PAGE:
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What the little emperor wants, the little emperor gets

What the little emperor wants, the little emperor gets

9 January 2017

Although  a  risky  business  for  luxury  brands  in  the  past,  children’s  apparel has surpassed its previous front-runners - menswear and womenswear - for the top spot.

Used  to  describe  Chinese  households  who  spend  heavily  on  their  children, ‘ Little Emperor  syndrome’ is  incredibly  relative  to  todays  spending  habits.  Parents are actively  spending  more  and  more  on  garments  for  their little  darlings.There  are  a number  of  reasons  for  this  sudden  change  in  spending  habits,  what  with  online stores and shopping apps for your smartphone, things are far more accessible to the consumer.  Not  only  are  the  kids  of  today  tech  savvy,  but  also  inherit  a  heightened awareness of fashion and trends, shaping parental buying decisions.  

Popular  social  media  apps,  such  as  Instagram  also  weigh  a  heavy  influence  in millennial  children. With  children  joining  social  media  at  an  earlier  ageand  parents creating  Instagram  accounts  for  their  kiddiewinks,  the  trend  in  children’    s  apparel  is quickly expanding. Kids today, more than ever before, are exposed to the media from early age; they demand a say in their styling, as well as may desire to dress like their favourite celebrity. Today, children are more interested in dressing like their favourite stars  and  new-age  childrenswear  reflects  this.  High-profile  kids  in  covetable  trends are prominently splurged on the covers of magazines and increasing engagement for target  markets. Burberry  in  particular  saw  a  surge  in  engagement  when it  posted  a campaign image including a youngBeckham. Amazon UK also saw a roaring uptake in sales when toddler Prince George was spotted wearing blue Crocs’.

No  stranger  to  children’s  apparel,  Dior  released  its  first  kids  line  in  1967  and  was unaccompanied in the market as childrenswear, at the time, was solely distributed by licensed  kids  brands  like  Disney.  Now,  with  changing  consumer  behaviours,  luxury brands are following suit and releasing their own versions of childrenswear.  Burberry played  into  the ‘    mini-me’      desire  and  released  children’s  versions  of  its trench  coats, checked  scarves  and  lace  dresses  from  its  main  collections.  Diversifying  their portfolio from  simply  licensed apparel to a  direct operation, Burberry  generated  £91 million at the close of 2015. High-end brands Tom Ford and Balmain also sought the opportunity  to  create  expand  into  kidswear  and  designed  garments  for  the  more ‘brand-conscious’ generation.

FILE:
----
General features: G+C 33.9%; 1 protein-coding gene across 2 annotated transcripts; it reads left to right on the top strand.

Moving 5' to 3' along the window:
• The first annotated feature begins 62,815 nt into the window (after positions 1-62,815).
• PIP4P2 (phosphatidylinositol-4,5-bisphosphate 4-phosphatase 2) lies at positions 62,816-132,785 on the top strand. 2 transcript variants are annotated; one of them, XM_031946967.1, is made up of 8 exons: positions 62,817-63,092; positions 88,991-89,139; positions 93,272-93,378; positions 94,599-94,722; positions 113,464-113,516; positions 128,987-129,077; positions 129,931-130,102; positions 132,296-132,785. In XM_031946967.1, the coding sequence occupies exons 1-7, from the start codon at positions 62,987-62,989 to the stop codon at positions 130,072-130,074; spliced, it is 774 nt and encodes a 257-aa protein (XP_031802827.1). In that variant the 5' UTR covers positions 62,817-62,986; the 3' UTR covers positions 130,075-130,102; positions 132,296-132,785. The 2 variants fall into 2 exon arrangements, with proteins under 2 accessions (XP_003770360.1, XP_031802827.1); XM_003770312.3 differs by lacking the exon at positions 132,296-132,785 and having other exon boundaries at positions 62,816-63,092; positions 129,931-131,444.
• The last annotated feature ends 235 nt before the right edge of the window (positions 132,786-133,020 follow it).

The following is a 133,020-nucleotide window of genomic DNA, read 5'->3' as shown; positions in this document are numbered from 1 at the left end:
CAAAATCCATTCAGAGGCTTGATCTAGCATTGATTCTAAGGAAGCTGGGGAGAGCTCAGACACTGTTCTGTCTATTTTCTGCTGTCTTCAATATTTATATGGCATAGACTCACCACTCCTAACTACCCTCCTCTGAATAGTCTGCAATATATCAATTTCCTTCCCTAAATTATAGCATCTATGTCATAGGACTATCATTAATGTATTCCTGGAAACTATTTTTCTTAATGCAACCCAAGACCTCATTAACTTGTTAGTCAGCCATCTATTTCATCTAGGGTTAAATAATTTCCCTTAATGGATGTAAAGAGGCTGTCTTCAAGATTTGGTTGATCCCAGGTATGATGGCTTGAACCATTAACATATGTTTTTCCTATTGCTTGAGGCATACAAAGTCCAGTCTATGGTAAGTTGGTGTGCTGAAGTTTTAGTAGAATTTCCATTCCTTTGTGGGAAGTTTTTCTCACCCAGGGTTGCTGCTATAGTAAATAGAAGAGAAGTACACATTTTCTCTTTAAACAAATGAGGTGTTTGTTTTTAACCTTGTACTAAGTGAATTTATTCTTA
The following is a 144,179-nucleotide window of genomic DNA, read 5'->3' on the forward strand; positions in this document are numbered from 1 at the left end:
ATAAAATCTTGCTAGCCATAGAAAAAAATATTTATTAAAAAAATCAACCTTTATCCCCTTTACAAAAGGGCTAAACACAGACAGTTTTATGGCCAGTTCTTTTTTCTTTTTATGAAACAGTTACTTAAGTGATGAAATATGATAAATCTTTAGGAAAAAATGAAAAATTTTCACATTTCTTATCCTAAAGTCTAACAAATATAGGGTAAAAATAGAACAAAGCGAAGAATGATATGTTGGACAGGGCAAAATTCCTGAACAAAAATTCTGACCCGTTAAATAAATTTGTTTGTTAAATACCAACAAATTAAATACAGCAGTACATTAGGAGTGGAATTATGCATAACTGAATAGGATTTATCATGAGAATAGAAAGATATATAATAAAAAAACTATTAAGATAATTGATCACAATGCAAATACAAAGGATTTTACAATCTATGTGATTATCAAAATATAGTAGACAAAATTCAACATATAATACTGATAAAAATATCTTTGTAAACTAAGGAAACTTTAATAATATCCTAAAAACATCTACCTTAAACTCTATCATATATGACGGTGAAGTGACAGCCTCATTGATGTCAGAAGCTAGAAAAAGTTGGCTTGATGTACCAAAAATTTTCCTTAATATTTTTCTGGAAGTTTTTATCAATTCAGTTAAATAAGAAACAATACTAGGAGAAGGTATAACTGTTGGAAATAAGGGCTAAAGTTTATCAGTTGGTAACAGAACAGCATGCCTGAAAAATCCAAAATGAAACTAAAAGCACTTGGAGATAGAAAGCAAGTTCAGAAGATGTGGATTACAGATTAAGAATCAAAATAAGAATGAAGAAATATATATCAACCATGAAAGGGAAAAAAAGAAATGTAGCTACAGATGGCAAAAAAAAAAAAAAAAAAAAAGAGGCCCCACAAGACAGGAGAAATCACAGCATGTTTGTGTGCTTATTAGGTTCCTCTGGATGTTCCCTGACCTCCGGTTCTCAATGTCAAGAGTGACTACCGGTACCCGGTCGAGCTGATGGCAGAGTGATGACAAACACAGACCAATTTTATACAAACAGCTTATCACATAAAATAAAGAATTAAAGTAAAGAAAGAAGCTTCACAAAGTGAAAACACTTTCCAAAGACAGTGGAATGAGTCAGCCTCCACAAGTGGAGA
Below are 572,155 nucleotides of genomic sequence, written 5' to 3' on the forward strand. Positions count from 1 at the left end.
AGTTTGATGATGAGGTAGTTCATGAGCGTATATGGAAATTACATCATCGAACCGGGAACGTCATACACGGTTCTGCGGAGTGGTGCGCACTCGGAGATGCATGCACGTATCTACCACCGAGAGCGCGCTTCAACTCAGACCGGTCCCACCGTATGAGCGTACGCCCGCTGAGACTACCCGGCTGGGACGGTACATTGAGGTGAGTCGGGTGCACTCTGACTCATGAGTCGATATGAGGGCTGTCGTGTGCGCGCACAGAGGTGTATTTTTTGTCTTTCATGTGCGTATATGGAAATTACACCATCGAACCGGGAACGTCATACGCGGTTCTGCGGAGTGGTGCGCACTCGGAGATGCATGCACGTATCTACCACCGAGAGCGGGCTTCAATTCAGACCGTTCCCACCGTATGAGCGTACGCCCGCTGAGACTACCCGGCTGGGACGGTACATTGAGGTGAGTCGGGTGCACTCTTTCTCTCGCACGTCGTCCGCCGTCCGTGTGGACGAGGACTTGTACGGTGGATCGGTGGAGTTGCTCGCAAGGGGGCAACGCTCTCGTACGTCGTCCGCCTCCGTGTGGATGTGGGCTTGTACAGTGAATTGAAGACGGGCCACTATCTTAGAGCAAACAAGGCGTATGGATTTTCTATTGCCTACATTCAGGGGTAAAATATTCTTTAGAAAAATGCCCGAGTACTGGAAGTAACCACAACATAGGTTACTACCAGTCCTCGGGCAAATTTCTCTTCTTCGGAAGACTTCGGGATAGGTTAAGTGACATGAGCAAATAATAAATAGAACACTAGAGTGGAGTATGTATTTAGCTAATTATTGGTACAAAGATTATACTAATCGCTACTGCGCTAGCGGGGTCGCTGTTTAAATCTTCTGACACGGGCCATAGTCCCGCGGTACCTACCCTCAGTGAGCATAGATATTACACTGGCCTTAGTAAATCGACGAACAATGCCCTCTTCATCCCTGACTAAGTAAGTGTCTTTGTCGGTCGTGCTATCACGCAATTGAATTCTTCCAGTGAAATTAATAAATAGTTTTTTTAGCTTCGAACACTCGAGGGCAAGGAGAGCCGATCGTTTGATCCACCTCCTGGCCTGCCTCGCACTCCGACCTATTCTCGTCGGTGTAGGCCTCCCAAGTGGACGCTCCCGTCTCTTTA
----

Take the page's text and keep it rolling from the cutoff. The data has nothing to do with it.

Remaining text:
Successfully  launching  its  childrenswear  sector  in  early  2016,  popular  e-commerce site  Farfetch  has  since  seen  growing  numbers  in  kids  apparel  as ‘add-on’ items. Candice  Fragis,  Buying  &  Merchandising  Director,  Farfetch says, “We’ve  seen  that kidswear has been an add-on to a lot of the purchasing that’s done by both men and women”.  She  continues, “What  we  see  trending  is  less  about  practicality  and  more about  replicas  of  what  is being  sold for  adults — the  little  Moncler  jackets, the  D&G swimsuits.” Much  like  the socks  market,  more  and  more  parents  are  purchasing children’s  clothes  in  addition  to  their  own  purchases.  As  a  result,  brands  are  now producing  mini  versions  of  adult-wear,  allowing  parents  to  dress  their  kids  like  mini versions  of  themselves; in  the  hopes  of  gaging  interest  from  a  younger  age  and creating long-lasting relationships.  

The  new  and  keen  interest  in  children’ s  apparel  is  an  opportune  moment  for menswear  and  womenswear  brands  to  diversify  their  portfolios  and  make  the transition into children apparel.  Join the ‘mini-me’  cult. 

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